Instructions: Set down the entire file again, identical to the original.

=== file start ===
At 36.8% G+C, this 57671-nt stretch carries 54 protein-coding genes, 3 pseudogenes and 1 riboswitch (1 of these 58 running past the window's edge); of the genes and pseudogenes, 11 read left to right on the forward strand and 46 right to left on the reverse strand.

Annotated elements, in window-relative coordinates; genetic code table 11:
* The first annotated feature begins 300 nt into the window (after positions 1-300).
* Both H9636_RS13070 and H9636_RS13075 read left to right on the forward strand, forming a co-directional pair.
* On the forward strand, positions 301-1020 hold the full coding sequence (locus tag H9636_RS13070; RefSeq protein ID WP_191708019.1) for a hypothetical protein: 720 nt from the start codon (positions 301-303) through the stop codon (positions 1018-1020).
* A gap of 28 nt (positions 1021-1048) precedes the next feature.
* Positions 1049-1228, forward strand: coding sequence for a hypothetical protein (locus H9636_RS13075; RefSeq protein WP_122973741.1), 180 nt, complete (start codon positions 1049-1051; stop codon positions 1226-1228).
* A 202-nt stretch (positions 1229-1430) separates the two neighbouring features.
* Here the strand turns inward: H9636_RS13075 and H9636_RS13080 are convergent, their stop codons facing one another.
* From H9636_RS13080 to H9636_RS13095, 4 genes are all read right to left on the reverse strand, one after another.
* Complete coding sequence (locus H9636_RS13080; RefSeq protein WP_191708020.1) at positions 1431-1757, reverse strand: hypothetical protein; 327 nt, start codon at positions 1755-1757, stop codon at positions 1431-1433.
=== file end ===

At 36.8% G+C, this 57671-nt stretch carries 54 protein-coding genes, 3 pseudogenes and 1 riboswitch (1 of these 58 running past the window's edge); of the genes and pseudogenes, 11 read left to right on the forward strand and 46 right to left on the reverse strand.

Annotated elements, in window-relative coordinates; genetic code table 11:
* The first annotated feature begins 300 nt into the window (after positions 1-300).
* Both H9636_RS13070 and H9636_RS13075 read left to right on the forward strand, forming a co-directional pair.
* On the forward strand, positions 301-1020 hold the full coding sequence (locus tag H9636_RS13070; RefSeq protein ID WP_191708019.1) for a hypothetical protein: 720 nt from the start codon (positions 301-303) through the stop codon (positions 1018-1020).
* A gap of 28 nt (positions 1021-1048) precedes the next feature.
* Positions 1049-1228, forward strand: coding sequence for a hypothetical protein (locus H9636_RS13075; RefSeq protein WP_122973741.1), 180 nt, complete (start codon positions 1049-1051; stop codon positions 1226-1228).
* A 202-nt stretch (positions 1229-1430) separates the two neighbouring features.
* Here the strand turns inward: H9636_RS13075 and H9636_RS13080 are convergent, their stop codons facing one another.
* From H9636_RS13080 to H9636_RS13095, 4 genes are all read right to left on the reverse strand, one after another.
* Complete coding sequence (locus H9636_RS13080; RefSeq protein WP_191708020.1) at positions 1431-1757, reverse strand: hypothetical protein; 327 nt, start codon at positions 1755-1757, stop codon at positions 1431-1433.